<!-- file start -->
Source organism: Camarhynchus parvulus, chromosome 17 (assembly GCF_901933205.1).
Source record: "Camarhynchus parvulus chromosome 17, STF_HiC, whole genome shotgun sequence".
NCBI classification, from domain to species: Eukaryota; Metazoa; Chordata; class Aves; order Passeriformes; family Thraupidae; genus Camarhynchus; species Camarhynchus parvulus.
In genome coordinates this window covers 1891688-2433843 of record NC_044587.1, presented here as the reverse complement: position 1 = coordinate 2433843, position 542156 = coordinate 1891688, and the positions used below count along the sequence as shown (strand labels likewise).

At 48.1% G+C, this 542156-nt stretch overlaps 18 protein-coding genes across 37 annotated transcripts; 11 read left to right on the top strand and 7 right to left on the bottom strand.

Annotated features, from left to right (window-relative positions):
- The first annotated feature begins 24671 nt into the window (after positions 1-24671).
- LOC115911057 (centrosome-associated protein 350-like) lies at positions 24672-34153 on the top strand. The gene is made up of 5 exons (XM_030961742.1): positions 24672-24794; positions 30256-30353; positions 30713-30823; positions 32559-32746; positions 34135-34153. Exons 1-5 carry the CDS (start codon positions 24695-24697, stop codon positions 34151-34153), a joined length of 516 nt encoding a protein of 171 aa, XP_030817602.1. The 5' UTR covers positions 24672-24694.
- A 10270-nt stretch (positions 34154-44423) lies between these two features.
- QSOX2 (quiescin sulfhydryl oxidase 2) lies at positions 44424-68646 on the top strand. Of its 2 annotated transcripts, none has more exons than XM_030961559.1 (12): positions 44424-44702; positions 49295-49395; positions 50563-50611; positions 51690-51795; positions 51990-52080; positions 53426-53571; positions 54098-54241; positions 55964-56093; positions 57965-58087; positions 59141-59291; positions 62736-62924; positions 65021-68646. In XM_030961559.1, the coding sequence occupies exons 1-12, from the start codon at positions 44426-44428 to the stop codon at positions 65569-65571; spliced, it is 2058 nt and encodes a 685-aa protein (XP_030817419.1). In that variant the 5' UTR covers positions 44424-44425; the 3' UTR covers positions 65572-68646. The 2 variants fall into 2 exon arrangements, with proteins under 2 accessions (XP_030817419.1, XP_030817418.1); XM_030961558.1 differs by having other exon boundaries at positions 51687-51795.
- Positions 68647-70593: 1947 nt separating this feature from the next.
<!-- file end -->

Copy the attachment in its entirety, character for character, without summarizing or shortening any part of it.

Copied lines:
Source organism: Camarhynchus parvulus, chromosome 17 (assembly GCF_901933205.1).
Source record: "Camarhynchus parvulus chromosome 17, STF_HiC, whole genome shotgun sequence".
NCBI classification, from domain to species: Eukaryota; Metazoa; Chordata; class Aves; order Passeriformes; family Thraupidae; genus Camarhynchus; species Camarhynchus parvulus.
In genome coordinates this window covers 1891688-2433843 of record NC_044587.1, presented here as the reverse complement: position 1 = coordinate 2433843, position 542156 = coordinate 1891688, and the positions used below count along the sequence as shown (strand labels likewise).

At 48.1% G+C, this 542156-nt stretch overlaps 18 protein-coding genes across 37 annotated transcripts; 11 read left to right on the top strand and 7 right to left on the bottom strand.

Annotated features, from left to right (window-relative positions):
- The first annotated feature begins 24671 nt into the window (after positions 1-24671).
- LOC115911057 (centrosome-associated protein 350-like) lies at positions 24672-34153 on the top strand. The gene is made up of 5 exons (XM_030961742.1): positions 24672-24794; positions 30256-30353; positions 30713-30823; positions 32559-32746; positions 34135-34153. Exons 1-5 carry the CDS (start codon positions 24695-24697, stop codon positions 34151-34153), a joined length of 516 nt encoding a protein of 171 aa, XP_030817602.1. The 5' UTR covers positions 24672-24694.
- A 10270-nt stretch (positions 34154-44423) lies between these two features.
- QSOX2 (quiescin sulfhydryl oxidase 2) lies at positions 44424-68646 on the top strand. Of its 2 annotated transcripts, none has more exons than XM_030961559.1 (12): positions 44424-44702; positions 49295-49395; positions 50563-50611; positions 51690-51795; positions 51990-52080; positions 53426-53571; positions 54098-54241; positions 55964-56093; positions 57965-58087; positions 59141-59291; positions 62736-62924; positions 65021-68646. In XM_030961559.1, the coding sequence occupies exons 1-12, from the start codon at positions 44426-44428 to the stop codon at positions 65569-65571; spliced, it is 2058 nt and encodes a 685-aa protein (XP_030817419.1). In that variant the 5' UTR covers positions 44424-44425; the 3' UTR covers positions 65572-68646. The 2 variants fall into 2 exon arrangements, with proteins under 2 accessions (XP_030817419.1, XP_030817418.1); XM_030961558.1 differs by having other exon boundaries at positions 51687-51795.
- Positions 68647-70593: 1947 nt separating this feature from the next.